A new poll released Thursday showed overwhelming and unprecedented support for transgender women.
Nearly four out of five people (or 79.8 percent) say transgender women “should have the same rights as other women” in a survey of five countries from the Thomson Reuters Foundation. Exactly 1,000 women were polled in Cairo, London, Mexico City, New York City, and Tokyo.
Opposition to trans equality was very low in the poll. Just 3.7 percent of respondents claimed transgender women should not have equal rights, while 16.5 percent of the women polled declined to answer.
Support for equality was highest in Mexico City, where nearly nine in 10 people (or 89 percent) claimed trans women should be treated equally. London and New York followed close behind with 87 percent of respondents supporting equality for transgender people. Tokyo and Cairo rounded out the list with 75 percent and 62 percent support, respectively.
Many LGBTQ advocates claimed they were “happily surprised” by the results. In not a single one of the surveys did a majority of respondents oppose trans rights.
“I’m very surprised by the poll… as there is a lot of ignorance around transgender issues,” claimed Lobna Darwish, who serves as the women’s rights officer for the Egyptian Initiative for Personal Rights, in an interview with Reuters.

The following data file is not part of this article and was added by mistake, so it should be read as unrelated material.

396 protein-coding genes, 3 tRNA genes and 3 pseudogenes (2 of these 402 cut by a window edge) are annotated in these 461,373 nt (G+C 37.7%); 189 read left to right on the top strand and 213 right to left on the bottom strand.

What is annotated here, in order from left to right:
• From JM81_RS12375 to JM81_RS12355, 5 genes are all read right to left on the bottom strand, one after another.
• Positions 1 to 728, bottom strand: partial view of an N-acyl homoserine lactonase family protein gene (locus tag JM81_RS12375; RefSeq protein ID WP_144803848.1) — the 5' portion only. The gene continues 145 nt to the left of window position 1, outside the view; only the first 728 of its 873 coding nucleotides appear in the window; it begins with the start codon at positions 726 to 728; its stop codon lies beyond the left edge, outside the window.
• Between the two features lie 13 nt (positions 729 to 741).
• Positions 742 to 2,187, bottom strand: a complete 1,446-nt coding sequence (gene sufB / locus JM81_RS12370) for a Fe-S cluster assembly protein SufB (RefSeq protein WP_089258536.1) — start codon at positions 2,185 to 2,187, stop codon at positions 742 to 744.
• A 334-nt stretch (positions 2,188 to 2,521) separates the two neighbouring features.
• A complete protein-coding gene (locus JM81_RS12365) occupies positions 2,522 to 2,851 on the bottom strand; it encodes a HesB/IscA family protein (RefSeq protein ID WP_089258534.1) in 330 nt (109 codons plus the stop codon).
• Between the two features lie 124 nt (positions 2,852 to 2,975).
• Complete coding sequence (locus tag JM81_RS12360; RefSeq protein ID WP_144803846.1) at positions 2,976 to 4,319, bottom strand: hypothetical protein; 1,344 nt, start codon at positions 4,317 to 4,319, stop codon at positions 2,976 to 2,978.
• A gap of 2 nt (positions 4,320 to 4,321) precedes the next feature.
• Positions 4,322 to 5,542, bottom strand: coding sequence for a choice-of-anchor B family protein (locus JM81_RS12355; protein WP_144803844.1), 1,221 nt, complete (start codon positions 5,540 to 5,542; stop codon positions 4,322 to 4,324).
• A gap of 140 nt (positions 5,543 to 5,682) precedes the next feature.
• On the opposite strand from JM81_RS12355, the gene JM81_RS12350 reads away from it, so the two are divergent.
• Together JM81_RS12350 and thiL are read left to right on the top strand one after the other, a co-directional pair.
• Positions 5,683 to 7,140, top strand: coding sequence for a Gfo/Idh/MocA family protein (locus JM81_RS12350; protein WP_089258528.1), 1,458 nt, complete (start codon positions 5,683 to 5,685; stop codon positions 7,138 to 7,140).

In many of the countries surveyed, the reality for LGBTQ individuals — particularly trans people — is very different than the numbers might suggest.
More than 100 queer and trans people were arrested in Egypt last year after the government began cracking down on the country’s already marginalized LGBTQ community. The violence began when fans of the queer-fronted band Mashrou Leila hoisted a Pride flag in support of equality at its September 2017 concert in Cairo.
In Japan, transgender people are forced to undergo sterilization before their birth certificates can be updated to reflect their lived gender identities.
While the United States has made tremendous progress in recent years, those gains have been rolled back by the current administration. Since taking office in 2017, President Trump has attempted to block trans people from joining the military and rescinded protections in areas like education and health care.
Advocates told Reuters that the recent survey results are “absolutely encouraging,” however. They claim the poll is a sign that, even despite numerous setbacks, the arc of the moral universe continues to bend toward justice.
“We’ve seen a real cultural shift over the last few decades,” said Gillian Branstetter, media relations manager at the National Center for Trans Equality.